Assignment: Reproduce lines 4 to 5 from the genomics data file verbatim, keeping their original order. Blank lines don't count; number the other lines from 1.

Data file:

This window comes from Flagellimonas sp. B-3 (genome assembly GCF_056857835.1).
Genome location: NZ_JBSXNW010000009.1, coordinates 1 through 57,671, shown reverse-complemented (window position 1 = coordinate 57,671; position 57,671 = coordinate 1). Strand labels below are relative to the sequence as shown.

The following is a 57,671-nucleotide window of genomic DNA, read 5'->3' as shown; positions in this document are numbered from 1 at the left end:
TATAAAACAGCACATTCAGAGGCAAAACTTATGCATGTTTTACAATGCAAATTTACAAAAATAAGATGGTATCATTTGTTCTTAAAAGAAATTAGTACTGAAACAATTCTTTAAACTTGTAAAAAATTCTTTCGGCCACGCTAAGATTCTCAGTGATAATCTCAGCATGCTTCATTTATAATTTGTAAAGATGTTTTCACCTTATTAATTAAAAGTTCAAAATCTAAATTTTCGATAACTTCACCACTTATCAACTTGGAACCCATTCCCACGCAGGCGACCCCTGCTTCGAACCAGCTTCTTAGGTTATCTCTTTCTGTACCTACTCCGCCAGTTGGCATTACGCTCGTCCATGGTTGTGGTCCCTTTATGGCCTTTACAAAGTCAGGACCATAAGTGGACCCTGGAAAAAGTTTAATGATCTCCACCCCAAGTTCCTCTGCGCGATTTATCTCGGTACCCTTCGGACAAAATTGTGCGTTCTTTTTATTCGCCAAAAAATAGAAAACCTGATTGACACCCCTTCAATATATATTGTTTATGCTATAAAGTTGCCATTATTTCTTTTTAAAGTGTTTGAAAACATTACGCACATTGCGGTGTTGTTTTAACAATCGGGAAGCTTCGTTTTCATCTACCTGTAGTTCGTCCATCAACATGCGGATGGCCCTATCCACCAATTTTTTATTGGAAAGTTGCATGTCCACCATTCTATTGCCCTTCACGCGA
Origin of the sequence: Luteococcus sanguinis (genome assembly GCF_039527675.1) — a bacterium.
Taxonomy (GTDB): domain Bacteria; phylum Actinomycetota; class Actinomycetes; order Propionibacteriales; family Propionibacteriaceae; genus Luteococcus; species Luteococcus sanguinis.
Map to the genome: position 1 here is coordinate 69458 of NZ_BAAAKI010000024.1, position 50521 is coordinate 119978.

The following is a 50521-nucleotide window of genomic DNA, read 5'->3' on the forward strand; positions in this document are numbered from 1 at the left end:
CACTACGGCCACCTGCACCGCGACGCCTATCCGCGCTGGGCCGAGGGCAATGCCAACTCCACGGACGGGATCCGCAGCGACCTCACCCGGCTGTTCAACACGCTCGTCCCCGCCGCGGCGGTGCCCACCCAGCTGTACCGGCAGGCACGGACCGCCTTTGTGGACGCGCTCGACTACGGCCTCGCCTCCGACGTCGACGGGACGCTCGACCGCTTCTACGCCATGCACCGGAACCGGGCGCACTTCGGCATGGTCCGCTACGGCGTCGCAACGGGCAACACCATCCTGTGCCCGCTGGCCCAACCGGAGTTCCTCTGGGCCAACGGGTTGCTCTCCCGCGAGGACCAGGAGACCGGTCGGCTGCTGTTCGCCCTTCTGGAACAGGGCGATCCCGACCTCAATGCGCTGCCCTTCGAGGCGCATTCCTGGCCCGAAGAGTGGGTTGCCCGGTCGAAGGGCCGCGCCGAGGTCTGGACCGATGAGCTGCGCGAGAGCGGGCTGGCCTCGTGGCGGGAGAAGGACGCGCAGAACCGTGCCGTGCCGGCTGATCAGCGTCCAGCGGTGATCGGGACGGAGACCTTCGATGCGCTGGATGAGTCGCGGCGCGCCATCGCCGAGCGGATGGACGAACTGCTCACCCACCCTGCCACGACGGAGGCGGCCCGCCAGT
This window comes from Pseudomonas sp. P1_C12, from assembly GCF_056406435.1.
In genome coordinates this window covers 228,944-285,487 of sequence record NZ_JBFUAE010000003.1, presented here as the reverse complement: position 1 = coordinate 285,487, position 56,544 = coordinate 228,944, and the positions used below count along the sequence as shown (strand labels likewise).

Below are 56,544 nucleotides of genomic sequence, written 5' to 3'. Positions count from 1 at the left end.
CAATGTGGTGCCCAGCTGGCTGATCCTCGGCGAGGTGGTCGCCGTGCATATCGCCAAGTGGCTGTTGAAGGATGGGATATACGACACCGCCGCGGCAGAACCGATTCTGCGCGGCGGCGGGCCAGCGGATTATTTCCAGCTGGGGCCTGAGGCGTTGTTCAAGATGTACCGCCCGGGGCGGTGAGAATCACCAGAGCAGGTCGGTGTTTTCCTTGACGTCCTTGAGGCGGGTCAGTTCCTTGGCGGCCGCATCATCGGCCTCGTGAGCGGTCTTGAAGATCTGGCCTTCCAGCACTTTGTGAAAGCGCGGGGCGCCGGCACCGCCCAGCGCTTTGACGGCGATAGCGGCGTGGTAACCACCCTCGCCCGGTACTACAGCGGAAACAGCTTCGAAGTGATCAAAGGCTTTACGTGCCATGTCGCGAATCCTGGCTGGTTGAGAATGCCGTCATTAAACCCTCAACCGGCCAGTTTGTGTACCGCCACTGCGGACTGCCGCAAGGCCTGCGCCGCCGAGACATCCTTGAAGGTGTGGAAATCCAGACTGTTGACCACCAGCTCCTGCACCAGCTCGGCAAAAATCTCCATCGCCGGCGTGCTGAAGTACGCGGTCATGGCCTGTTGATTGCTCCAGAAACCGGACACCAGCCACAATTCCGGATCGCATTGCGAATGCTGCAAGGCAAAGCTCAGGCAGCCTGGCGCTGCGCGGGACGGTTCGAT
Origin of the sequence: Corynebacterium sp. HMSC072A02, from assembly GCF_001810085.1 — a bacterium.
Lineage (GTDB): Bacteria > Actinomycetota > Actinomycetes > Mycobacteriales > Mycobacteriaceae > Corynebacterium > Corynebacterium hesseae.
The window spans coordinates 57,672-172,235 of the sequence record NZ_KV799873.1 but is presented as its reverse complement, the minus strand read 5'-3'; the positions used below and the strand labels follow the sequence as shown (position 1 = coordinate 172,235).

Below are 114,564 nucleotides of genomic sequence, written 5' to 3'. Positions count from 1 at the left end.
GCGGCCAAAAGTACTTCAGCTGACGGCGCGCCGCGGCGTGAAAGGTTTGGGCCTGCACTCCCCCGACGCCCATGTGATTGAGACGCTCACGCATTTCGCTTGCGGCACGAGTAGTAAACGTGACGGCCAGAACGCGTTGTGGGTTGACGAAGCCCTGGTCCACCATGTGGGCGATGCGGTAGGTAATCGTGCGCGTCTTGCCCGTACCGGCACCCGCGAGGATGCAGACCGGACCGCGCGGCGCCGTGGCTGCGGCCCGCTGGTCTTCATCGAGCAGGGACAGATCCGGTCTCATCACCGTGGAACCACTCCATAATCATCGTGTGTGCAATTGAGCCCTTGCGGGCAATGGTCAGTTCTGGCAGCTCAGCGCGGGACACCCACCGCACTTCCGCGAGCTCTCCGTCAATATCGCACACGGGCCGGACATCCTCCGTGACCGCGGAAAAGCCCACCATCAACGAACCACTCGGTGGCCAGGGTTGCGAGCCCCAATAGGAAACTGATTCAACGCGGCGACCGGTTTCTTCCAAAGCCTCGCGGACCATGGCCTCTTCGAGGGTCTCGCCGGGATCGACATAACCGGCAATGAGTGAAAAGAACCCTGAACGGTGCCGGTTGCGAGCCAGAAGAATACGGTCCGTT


TATAAAACAGCACATTCAGAGGCAAAACTTATGCATGTTTTACAATGCAAATTTACAAAAATAAGATGGTATCATTTGTTCTTAAAAGAAATTAGTACTGAAACAATTCTTTAAACTTGTAAAAAATTCTTTCGGCCACGCTAAGATTCTCAGTGATAATCTCAGCATGCTTCATTTATAATTTGTAAAGATGTTTTCACCTTATTAATTAAAAGTTCAAAATCTAAATTTTCGATAACTTCACCACTTATCAACTTGGAACCCATTCCCACGCAGGCGACCCCTGCTTCGAACCAGCTTCTTAGGTTATCTCTTTCTGTACCTACTCCGCCAGTTGGCATTACGCTCGTCCATGGTTGTGGTCCCTTTATGGCCTTTACAAAGTCAGGACCATAAGTGGACCCTGGAAAAAGTTTAATGATCTCCACCCCAAGTTCCTCTGCGCGATTTATCTCGGTACCCTTCGGACAAAATTGTGCGTTCTTTTTATTCGCCAAAAAATAGAAAACCTGATTGACACCCCTTCAATATATATTGTTTATGCTATAAAGTTGCCATTATTTCTTTTTAAAGTGTTTGAAAACATTACGCACATTGCGGTGTTGTTTTAACAATCGGGAAGCTTCGTTTTCATCTACCTGTAGTTCGTCCATCAACATGCGGATGGCCCTATCCACCAATTTTTTATTGGAAAGTTGCATGTCCACCATTCTATTGCCCTTCACGCGA
Origin of the sequence: Luteococcus sanguinis (genome assembly GCF_039527675.1) — a bacterium.